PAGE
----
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EASP – European Association of Social Psychology

Extraordinary Grant Report

16.03.2016, by Sibylle Classen in grant report

Gerd Bohner (Bielefeld, Germany)
Visit of the University of Granada (Spain)

With the support of EASP I had the pleasure to visit the University of Granada from 15 to 24 October 2015. The purpose of this visit was to carry on and deepen an existing collaboration between the social psychology labs of Jesús Megías at Granada and myself at Bielefeld. More specifically, we undertook the following activities:
We discussed data obtained by PhD student Antonella Zapata-Calvente during a research visit to Bielefeld in relation to a study on the measurement and motives of intimate partner violence. Our results suggest that men's proclivity to engage in intimate partner violence is linked to implicit associations between their partner's name and concepts of control, power, and violence. As a secondary result, the German version of a Spanish instrument assessing intimate partner violence proclivity was validated. We prepared the presentation of these data (Zapata-Calvente et al., 2015) and started drafting a joint article.

Another activity on our list was the analysis and discussion of data from a three-nation comparison of attitudes toward prostitution that was carried out by MSc student Pia-Renée Kobusch. Results from Spain, Norway, and Germany revealed attitude differences that are in line with the countries' respective legislation (i.e., lenient in Germany, intermediate in Spain, and restrictive in Norway). Furthermore, only Spanish respondents processed arguments favoring vs. opposing the legalization of prostitution in an unbiased manner, whereas respondents in Germany and Norway showed biased processing in line with their country's laws. We started preparing a joint presentation of these data and a joint article.

Next, we discussed joint research on the effects of reggaetón on sexist attitudes and gender-related aggression. Reggaetón is a popular music genre whose lyrics and video choreo¬graphies objectify and degrade women. Our results with students from Granada suggest that exposure to reggaetón may nonconsciously prime violence-related thought content and increase men's aggression against their female partners. We prepared a joint presentation of data from this project (Saldarriaga et al., 2015) and started drafting a joint article.
Instead of holding a workshop on sexual harassment research (as originally planned), at the request of my hosts I took the opportunity to present data from a recent series of studies carried out with my student Michael Papendick, under the title "Passive victim – strong survivor? Perceived meaning of labels applied to women who were raped". I showed that, although the term "survivor" and its German equivalent "Überlebende" evoke many positive connotations, they are often seen as inappropriate in the context of sexual violence and have inconsistent effects on the perception of the women thus labeled. The audience consisted of graduate students and colleagues, with whom we had lively, constructive discussions. In subsequent sessions with Mónica Romero-Sánchez and Jesús Megías we discussed how to transfer this research to Spanish language usage, and drafted ideas for follow-up studies in the area of intimate partner violence.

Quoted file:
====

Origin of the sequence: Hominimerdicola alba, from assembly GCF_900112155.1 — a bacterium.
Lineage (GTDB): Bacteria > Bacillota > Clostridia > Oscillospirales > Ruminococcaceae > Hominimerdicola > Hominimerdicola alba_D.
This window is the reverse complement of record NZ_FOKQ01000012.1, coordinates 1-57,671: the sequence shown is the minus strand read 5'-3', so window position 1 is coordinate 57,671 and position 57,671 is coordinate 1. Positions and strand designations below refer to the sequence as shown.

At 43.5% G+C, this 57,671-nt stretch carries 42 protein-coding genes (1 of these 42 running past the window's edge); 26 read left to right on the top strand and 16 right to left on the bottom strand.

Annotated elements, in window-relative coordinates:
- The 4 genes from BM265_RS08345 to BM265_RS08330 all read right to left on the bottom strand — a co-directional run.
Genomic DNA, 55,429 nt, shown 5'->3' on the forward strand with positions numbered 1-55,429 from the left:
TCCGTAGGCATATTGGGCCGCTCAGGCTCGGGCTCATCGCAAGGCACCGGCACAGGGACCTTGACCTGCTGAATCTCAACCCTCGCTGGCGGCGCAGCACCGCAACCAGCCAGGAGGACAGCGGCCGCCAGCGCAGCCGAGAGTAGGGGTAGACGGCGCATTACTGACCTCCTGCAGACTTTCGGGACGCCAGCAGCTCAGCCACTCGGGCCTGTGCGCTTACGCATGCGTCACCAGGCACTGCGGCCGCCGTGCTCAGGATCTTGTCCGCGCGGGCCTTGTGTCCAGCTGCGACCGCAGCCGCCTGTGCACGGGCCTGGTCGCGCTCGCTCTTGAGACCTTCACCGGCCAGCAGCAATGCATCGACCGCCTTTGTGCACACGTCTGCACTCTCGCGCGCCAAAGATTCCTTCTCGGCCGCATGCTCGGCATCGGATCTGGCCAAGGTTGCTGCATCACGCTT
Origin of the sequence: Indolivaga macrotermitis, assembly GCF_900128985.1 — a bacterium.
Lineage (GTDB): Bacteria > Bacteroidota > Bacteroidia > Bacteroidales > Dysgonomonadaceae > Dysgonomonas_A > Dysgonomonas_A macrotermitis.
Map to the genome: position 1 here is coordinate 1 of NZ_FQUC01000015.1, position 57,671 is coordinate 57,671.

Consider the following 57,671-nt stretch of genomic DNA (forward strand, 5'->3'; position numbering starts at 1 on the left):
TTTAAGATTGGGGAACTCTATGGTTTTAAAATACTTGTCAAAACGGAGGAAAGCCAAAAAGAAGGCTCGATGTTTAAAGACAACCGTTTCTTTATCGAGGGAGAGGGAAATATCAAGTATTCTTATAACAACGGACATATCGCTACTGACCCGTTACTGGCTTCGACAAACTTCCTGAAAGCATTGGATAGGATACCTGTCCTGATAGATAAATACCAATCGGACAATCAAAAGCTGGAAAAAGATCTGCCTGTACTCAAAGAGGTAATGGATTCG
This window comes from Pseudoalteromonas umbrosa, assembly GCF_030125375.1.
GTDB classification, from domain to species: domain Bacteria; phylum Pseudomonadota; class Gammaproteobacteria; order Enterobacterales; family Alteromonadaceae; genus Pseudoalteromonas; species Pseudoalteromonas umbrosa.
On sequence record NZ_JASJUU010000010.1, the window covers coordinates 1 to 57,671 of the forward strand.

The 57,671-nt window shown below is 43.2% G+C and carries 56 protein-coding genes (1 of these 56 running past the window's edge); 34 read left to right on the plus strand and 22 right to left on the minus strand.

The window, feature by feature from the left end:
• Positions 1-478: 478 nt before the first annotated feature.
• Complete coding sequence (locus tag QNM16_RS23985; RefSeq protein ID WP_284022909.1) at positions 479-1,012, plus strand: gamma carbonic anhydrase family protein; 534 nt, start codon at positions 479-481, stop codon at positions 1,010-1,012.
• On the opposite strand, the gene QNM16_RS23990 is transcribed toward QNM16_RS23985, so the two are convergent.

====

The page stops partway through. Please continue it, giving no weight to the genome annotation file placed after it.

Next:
Finally, Jesús Megías and I had a Skype meeting with graduate student Gloria Jiménez Moya from PUC de Chile (Santiago) about collaborating further on reggaetón music as well as the effects of masculine generics vs. gender-fair language in the Chilean context – following up on previous work carried out by my student Christiane Kaufmann (Kaufmann & Bohner, 2014).
In sum, the goals I had set myself for this visit were more than met: We have intensified our existing collaboration, got further joint presentations and publications under way, and encouraged students to participate in these international activities. All of this was greatly facilitated by the wonderful atmosphere of the guest house "Carmen de la Victoria", where I had the pleasure to stay, by the mild Andalusian climate, and – most importantly – by the warmth, hospitality, and academic excellence of my colleagues and friends at the University of Granada. I greatly appreciate the financial support by EASP that has made this visit possible.

Kaufmann, C., & Bohner, G. (2014). Masculine generics and gender-aware alternatives in Spanish. IFFOnZeit — Online Journal of the Interdisciplinary Center for Research on Women and Gender at the University of Bielefeld, 4 (3), 8-17. Online:
Saldarriaga, L., Biedma, A., Jiménez, A., Saldarriaga, L. M., Megías, J. L., & Bohner, G. (2015, November). Reggaeton music primes violence: Joint effects of music exposure and acceptance of sexual aggression myths on word completions, victim blaming, and proclivity toward intimate partner violence. Poster to be presented at the 20th Workshop Aggression, Linz, Austria.
Zapata-Calvente, A. L., Megías, J. L., Moya, M., & Bohner, G. (2015, November). Implicit associations in men: the impact of partner’s name on the processing of power, sex, hostility and violence words in a lexical decision task. Paper to be presented at the 20th Workshop Aggression, Linz, Austria.